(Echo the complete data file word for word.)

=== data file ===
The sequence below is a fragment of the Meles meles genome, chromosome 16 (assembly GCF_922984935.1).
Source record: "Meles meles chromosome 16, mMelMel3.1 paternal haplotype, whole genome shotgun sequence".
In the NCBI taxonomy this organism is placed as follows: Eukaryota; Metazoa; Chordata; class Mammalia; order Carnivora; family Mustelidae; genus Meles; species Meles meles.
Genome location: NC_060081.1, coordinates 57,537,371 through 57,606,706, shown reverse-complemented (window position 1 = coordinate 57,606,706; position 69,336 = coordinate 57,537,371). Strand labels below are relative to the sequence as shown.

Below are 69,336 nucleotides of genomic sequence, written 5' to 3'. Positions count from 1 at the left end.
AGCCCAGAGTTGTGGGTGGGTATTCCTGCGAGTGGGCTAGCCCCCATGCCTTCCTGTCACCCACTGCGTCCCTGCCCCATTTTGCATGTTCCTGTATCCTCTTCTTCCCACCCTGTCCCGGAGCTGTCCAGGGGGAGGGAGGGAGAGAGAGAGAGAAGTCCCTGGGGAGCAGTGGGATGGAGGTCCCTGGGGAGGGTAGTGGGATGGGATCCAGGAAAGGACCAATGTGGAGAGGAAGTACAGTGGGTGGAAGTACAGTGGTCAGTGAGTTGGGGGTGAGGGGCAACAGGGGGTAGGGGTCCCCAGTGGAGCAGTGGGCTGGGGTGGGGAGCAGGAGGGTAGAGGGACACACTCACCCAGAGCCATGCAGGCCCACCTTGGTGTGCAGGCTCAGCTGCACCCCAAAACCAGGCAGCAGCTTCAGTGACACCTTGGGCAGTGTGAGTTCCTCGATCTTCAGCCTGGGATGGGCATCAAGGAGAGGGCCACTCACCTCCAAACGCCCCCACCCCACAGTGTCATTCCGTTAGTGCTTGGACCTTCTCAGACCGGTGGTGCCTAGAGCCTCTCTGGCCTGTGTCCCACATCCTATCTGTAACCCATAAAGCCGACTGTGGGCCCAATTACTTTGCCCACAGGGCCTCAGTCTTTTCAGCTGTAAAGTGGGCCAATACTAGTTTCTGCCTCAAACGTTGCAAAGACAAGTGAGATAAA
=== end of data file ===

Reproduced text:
The sequence below is a fragment of the Meles meles genome, chromosome 16 (assembly GCF_922984935.1).
Source record: "Meles meles chromosome 16, mMelMel3.1 paternal haplotype, whole genome shotgun sequence".
In the NCBI taxonomy this organism is placed as follows: Eukaryota; Metazoa; Chordata; class Mammalia; order Carnivora; family Mustelidae; genus Meles; species Meles meles.
Genome location: NC_060081.1, coordinates 57,537,371 through 57,606,706, shown reverse-complemented (window position 1 = coordinate 57,606,706; position 69,336 = coordinate 57,537,371). Strand labels below are relative to the sequence as shown.

Below are 69,336 nucleotides of genomic sequence, written 5' to 3'. Positions count from 1 at the left end.
AGCCCAGAGTTGTGGGTGGGTATTCCTGCGAGTGGGCTAGCCCCCATGCCTTCCTGTCACCCACTGCGTCCCTGCCCCATTTTGCATGTTCCTGTATCCTCTTCTTCCCACCCTGTCCCGGAGCTGTCCAGGGGGAGGGAGGGAGAGAGAGAGAGAAGTCCCTGGGGAGCAGTGGGATGGAGGTCCCTGGGGAGGGTAGTGGGATGGGATCCAGGAAAGGACCAATGTGGAGAGGAAGTACAGTGGGTGGAAGTACAGTGGTCAGTGAGTTGGGGGTGAGGGGCAACAGGGGGTAGGGGTCCCCAGTGGAGCAGTGGGCTGGGGTGGGGAGCAGGAGGGTAGAGGGACACACTCACCCAGAGCCATGCAGGCCCACCTTGGTGTGCAGGCTCAGCTGCACCCCAAAACCAGGCAGCAGCTTCAGTGACACCTTGGGCAGTGTGAGTTCCTCGATCTTCAGCCTGGGATGGGCATCAAGGAGAGGGCCACTCACCTCCAAACGCCCCCACCCCACAGTGTCATTCCGTTAGTGCTTGGACCTTCTCAGACCGGTGGTGCCTAGAGCCTCTCTGGCCTGTGTCCCACATCCTATCTGTAACCCATAAAGCCGACTGTGGGCCCAATTACTTTGCCCACAGGGCCTCAGTCTTTTCAGCTGTAAAGTGGGCCAATACTAGTTTCTGCCTCAAACGTTGCAAAGACAAGTGAGATAAA